From the above explanation, entrepreneurship is simply the capacity for creativity, innovation, investment and expansion in new markets, products and techniques. In the same vein, just as we call people who do business as businessmen, people who engage themselves in entrepreneurship are called entrepreneurs. Common difference between a businessman and an entrepreneur is that, while a businessman does not necessarily need to have some creative and innovative ideas embarking on a business, an entrepreneur needs these ideas to form a viable enterprise.
Characteristics of Entrepreneurship
From the studies carried out by McOliver and Nwagwu (2006) the following factors were identified as the central characteristics of entrepreneurship:
- Novelty: This simply refers to a situation whereby problems are looked from different perspectives. It implies that entrepreneurship has the capacity to look at problems from different angles with the view to finding solutions.
- Creativity: This refers to a situation whereby entrepreneurs invest techniques that may never have been tried. Entrepreneur must be creative in the sense that it should be able to invent techniques and solutions that are entirely new. This emphasizes the “ability”, not the “activity”, of bringing something new into existence.
- Investment: This means putting in resources in terms of human resources or personnel money, material, time and space. With entrepreneurship, resources could be harnessed to produce services and products.
- Marketing: This simply refers to a situation whereby ideas concerning entrepreneurship enterprise are sold out or communicated to others by using the resources to exploit business opportunities.
- Profitability: This is the idea of generation income and human ability to employ other services. In this regard, entrepreneurship must be profitable by being able to provide services and even income to others.
Entrepreneurship Traits Vis-A-Characteristics
In order to understand entrepreneur better, researchers sought to defined traits common to a majority of individuals who start and operate new ventures. Hornaday (2005) was among the first to use surveys and intense interviews to develop a composite list of entrepreneurship traits as follows:
- Self-confident and optimistic.
- Able to take calculated risk.
- Respond positively to challenges.
- Flexible and able to adapt.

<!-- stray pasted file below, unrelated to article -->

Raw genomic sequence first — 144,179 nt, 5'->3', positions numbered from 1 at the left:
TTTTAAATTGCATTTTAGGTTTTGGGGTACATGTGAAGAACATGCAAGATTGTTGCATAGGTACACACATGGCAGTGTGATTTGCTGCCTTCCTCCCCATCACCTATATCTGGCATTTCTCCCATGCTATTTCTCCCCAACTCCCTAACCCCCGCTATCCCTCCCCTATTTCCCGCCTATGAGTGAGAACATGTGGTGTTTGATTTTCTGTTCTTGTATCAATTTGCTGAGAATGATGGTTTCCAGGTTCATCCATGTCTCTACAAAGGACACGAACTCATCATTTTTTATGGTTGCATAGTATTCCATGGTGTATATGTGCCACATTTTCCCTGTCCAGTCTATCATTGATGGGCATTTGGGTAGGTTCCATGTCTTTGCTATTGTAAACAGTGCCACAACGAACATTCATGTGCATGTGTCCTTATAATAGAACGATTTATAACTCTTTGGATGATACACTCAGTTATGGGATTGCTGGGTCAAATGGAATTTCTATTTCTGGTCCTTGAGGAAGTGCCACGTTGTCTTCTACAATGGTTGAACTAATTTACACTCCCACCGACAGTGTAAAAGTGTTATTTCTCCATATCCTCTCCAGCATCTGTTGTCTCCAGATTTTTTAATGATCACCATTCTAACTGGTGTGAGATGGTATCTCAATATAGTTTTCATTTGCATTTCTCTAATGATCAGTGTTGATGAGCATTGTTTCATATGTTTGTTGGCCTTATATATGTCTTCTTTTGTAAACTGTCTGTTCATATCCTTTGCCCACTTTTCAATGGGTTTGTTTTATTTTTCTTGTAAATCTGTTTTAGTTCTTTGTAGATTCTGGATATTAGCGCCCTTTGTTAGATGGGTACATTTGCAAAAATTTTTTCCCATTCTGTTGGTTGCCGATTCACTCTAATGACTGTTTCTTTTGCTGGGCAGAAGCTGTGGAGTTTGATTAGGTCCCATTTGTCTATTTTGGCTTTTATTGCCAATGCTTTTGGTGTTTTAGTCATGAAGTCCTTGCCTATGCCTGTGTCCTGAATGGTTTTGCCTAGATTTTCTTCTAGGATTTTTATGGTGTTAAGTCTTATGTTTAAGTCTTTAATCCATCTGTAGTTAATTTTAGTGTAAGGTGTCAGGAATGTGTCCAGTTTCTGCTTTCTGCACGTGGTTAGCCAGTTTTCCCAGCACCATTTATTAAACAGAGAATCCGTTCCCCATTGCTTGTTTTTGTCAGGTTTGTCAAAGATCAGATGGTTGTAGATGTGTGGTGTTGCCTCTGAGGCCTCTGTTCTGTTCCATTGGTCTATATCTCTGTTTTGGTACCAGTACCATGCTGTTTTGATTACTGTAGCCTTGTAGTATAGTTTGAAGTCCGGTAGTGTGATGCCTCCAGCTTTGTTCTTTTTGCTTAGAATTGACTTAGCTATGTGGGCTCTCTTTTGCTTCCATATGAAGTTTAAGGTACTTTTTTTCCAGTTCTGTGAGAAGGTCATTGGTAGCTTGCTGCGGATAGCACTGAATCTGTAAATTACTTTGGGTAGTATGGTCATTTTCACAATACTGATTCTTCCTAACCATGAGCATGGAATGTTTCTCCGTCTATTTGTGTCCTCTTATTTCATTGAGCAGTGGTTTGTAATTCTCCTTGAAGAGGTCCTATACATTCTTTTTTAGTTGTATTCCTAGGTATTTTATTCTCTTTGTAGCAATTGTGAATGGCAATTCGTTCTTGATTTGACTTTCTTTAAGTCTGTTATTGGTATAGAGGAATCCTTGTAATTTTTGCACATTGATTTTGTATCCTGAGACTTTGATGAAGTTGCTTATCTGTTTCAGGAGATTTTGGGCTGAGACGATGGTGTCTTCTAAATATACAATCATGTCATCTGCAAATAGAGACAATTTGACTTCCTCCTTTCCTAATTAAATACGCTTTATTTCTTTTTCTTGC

- Knowledgeable about markets.
- Able to get along well with others.
- Independent minded.
- Versatile knowledge.
- Energetic and diligent.
- Creative and the desire to achieve.
- Responsive to suggestions.
- Take initiatives
- Responsive to criticism
- Perceptive with foresight
- Resourceful and preserving
Conditions Necessary for Development of Small Scale Enterprise
According to Nosagie (2008), the conditions necessary for the development of small scale enterprises are as follows:
- The business environment must be opened and motivating. For the avoidance of doubt, the environment in this case includes all those whose activities are affected or can affect an enterprise. They must be willing to test and buy new ideas.
- The innovation, whether it is a process techniques, service or product must be reality demonstrable.
- The enterprise must enhance the attainment of the goals of the clients.
- The resources, including capital, labour and productivity level must be relevant in order to remain competitive and profitable.
- The entrepreneur must be trustworthy and a willing taker of non-insurable risk.
- The legal, political and institutional framework within which a private enterprise can successfully operate must be put in place and seen to be in place.
Sources of Ideas in Business Ventures
Shuaibu (2005) gave the following brief summary of the sources of ideas in business venture as follows:
- Observation: Observation is one of the sources of ideas in a business venture by which a prospective entrepreneur gets an idea about entrepreneurship. For instance, apprentices get ideas about a particular business through observation for a stated period of time.
- Library Research: Many entrepreneurs revived the idea about a business venture through library research going through publications on existing business ventures.
- Existing Reports: Some entrepreneurs also get ideas about a business venture from existing is often used by people to get ideas about business.